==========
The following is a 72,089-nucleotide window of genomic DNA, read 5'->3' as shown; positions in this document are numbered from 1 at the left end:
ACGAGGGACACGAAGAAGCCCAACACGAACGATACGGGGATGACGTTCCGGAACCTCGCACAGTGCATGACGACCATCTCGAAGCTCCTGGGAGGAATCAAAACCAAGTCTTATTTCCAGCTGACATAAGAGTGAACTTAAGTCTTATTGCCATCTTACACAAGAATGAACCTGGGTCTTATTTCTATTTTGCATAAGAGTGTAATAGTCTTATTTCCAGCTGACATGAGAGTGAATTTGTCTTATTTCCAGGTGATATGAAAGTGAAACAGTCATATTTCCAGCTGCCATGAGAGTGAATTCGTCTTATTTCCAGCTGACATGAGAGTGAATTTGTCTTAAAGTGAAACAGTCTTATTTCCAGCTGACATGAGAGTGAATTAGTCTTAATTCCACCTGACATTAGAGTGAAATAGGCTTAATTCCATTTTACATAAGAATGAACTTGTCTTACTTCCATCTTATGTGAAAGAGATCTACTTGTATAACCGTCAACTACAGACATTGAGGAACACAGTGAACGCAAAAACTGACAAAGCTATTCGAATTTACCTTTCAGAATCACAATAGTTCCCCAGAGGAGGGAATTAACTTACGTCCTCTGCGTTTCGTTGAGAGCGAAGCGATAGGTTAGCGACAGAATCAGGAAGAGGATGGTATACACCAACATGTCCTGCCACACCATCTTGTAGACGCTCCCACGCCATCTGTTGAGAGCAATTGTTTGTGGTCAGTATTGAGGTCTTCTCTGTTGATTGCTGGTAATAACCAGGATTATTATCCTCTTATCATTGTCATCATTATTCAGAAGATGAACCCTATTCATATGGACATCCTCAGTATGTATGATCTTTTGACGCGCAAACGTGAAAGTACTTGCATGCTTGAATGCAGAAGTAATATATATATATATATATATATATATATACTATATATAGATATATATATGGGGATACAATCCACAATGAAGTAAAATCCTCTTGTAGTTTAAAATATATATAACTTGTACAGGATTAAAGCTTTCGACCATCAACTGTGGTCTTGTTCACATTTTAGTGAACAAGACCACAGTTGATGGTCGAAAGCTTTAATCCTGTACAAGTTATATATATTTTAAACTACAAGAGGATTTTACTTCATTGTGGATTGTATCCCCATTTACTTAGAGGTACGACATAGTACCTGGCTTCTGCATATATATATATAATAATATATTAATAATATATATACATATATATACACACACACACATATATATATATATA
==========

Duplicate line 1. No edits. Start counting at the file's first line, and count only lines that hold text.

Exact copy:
The following is a 72,089-nucleotide window of genomic DNA, read 5'->3' as shown; positions in this document are numbered from 1 at the left end: